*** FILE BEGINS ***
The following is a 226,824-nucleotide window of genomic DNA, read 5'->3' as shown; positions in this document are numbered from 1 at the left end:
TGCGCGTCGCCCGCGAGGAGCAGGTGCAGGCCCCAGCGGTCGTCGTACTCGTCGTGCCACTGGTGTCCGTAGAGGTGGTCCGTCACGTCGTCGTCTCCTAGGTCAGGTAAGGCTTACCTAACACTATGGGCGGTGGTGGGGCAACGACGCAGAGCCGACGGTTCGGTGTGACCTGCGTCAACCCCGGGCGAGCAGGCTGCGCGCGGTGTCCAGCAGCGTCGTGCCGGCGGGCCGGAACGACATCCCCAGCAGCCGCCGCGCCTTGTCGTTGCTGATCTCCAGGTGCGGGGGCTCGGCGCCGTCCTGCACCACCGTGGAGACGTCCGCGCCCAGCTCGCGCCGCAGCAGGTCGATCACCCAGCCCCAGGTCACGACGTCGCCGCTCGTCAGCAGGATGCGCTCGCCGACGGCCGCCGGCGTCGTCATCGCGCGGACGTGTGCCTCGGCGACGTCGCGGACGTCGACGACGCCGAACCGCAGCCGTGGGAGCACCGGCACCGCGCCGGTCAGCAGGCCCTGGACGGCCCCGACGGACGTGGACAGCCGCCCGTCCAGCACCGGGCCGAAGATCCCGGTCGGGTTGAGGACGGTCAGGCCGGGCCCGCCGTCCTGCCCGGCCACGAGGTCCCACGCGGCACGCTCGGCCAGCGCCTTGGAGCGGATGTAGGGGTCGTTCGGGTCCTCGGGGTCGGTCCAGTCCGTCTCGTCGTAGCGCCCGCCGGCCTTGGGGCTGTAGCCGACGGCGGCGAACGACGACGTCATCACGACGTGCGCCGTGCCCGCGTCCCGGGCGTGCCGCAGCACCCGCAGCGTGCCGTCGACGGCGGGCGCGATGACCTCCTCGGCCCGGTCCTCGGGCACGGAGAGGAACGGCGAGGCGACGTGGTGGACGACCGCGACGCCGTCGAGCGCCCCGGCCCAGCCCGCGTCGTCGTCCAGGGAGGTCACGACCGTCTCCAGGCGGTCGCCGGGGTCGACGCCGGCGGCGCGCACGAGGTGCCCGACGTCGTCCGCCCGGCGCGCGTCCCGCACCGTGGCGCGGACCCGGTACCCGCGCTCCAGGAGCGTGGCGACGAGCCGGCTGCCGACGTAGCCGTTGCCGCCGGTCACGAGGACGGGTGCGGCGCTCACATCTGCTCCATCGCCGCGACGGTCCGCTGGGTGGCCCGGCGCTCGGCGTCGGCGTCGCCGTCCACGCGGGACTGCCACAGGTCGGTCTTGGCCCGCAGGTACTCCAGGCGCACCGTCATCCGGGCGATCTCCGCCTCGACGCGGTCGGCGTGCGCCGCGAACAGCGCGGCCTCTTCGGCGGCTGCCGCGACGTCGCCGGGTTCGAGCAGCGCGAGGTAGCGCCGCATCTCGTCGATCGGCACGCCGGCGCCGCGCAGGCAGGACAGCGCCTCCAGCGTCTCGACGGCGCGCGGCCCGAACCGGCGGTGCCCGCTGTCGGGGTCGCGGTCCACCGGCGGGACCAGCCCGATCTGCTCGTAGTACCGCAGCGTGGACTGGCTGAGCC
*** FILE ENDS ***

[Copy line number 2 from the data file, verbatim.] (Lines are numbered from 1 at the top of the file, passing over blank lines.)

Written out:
TGCGCGTCGCCCGCGAGGAGCAGGTGCAGGCCCCAGCGGTCGTCGTACTCGTCGTGCCACTGGTGTCCGTAGAGGTGGTCCGTCACGTCGTCGTCTCCTAGGTCAGGTAAGGCTTACCTAACACTATGGGCGGTGGTGGGGCAACGACGCAGAGCCGACGGTTCGGTGTGACCTGCGTCAACCCCGGGCGAGCAGGCTGCGCGCGGTGTCCAGCAGCGTCGTGCCGGCGGGCCGGAACGACATCCCCAGCAGCCGCCGCGCCTTGTCGTTGCTGATCTCCAGGTGCGGGGGCTCGGCGCCGTCCTGCACCACCGTGGAGACGTCCGCGCCCAGCTCGCGCCGCAGCAGGTCGATCACCCAGCCCCAGGTCACGACGTCGCCGCTCGTCAGCAGGATGCGCTCGCCGACGGCCGCCGGCGTCGTCATCGCGCGGACGTGTGCCTCGGCGACGTCGCGGACGTCGACGACGCCGAACCGCAGCCGTGGGAGCACCGGCACCGCGCCGGTCAGCAGGCCCTGGACGGCCCCGACGGACGTGGACAGCCGCCCGTCCAGCACCGGGCCGAAGATCCCGGTCGGGTTGAGGACGGTCAGGCCGGGCCCGCCGTCCTGCCCGGCCACGAGGTCCCACGCGGCACGCTCGGCCAGCGCCTTGGAGCGGATGTAGGGGTCGTTCGGGTCCTCGGGGTCGGTCCAGTCCGTCTCGTCGTAGCGCCCGCCGGCCTTGGGGCTGTAGCCGACGGCGGCGAACGACGACGTCATCACGACGTGCGCCGTGCCCGCGTCCCGGGCGTGCCGCAGCACCCGCAGCGTGCCGTCGACGGCGGGCGCGATGACCTCCTCGGCCCGGTCCTCGGGCACGGAGAGGAACGGCGAGGCGACGTGGTGGACGACCGCGACGCCGTCGAGCGCCCCGGCCCAGCCCGCGTCGTCGTCCAGGGAGGTCACGACCGTCTCCAGGCGGTCGCCGGGGTCGACGCCGGCGGCGCGCACGAGGTGCCCGACGTCGTCCGCCCGGCGCGCGTCCCGCACCGTGGCGCGGACCCGGTACCCGCGCTCCAGGAGCGTGGCGACGAGCCGGCTGCCGACGTAGCCGTTGCCGCCGGTCACGAGGACGGGTGCGGCGCTCACATCTGCTCCATCGCCGCGACGGTCCGCTGGGTGGCCCGGCGCTCGGCGTCGGCGTCGCCGTCCACGCGGGACTGCCACAGGTCGGTCTTGGCCCGCAGGTACTCCAGGCGCACCGTCATCCGGGCGATCTCCGCCTCGACGCGGTCGGCGTGCGCCGCGAACAGCGCGGCCTCTTCGGCGGCTGCCGCGACGTCGCCGGGTTCGAGCAGCGCGAGGTAGCGCCGCATCTCGTCGATCGGCACGCCGGCGCCGCGCAGGCAGGACAGCGCCTCCAGCGTCTCGACGGCGCGCGGCCCGAACCGGCGGTGCCCGCTGTCGGGGTCGCGGTCCACCGGCGGGACCAGCCCGATCTGCTCGTAGTACCGCAGCGTGGACTGGCTGAGCC